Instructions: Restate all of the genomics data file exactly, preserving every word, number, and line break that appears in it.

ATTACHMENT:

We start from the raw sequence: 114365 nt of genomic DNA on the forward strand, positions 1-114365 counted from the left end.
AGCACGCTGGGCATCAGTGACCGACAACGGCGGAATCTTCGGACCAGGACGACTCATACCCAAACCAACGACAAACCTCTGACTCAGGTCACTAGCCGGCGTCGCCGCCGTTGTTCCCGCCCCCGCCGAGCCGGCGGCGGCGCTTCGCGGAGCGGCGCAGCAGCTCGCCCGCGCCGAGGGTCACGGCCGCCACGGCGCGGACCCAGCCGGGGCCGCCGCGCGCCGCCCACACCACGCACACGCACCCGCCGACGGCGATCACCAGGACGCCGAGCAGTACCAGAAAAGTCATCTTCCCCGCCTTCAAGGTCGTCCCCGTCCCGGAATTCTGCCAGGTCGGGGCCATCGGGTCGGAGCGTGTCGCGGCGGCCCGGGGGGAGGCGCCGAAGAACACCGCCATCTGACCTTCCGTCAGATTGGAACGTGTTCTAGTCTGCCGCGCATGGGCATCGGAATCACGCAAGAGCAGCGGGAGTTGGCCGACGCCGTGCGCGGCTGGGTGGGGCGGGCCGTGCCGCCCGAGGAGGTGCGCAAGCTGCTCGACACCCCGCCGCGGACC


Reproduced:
We start from the raw sequence: 114365 nt of genomic DNA on the forward strand, positions 1-114365 counted from the left end.
AGCACGCTGGGCATCAGTGACCGACAACGGCGGAATCTTCGGACCAGGACGACTCATACCCAAACCAACGACAAACCTCTGACTCAGGTCACTAGCCGGCGTCGCCGCCGTTGTTCCCGCCCCCGCCGAGCCGGCGGCGGCGCTTCGCGGAGCGGCGCAGCAGCTCGCCCGCGCCGAGGGTCACGGCCGCCACGGCGCGGACCCAGCCGGGGCCGCCGCGCGCCGCCCACACCACGCACACGCACCCGCCGACGGCGATCACCAGGACGCCGAGCAGTACCAGAAAAGTCATCTTCCCCGCCTTCAAGGTCGTCCCCGTCCCGGAATTCTGCCAGGTCGGGGCCATCGGGTCGGAGCGTGTCGCGGCGGCCCGGGGGGAGGCGCCGAAGAACACCGCCATCTGACCTTCCGTCAGATTGGAACGTGTTCTAGTCTGCCGCGCATGGGCATCGGAATCACGCAAGAGCAGCGGGAGTTGGCCGACGCCGTGCGCGGCTGGGTGGGGCGGGCCGTGCCGCCCGAGGAGGTGCGCAAGCTGCTCGACACCCCGCCGCGGACC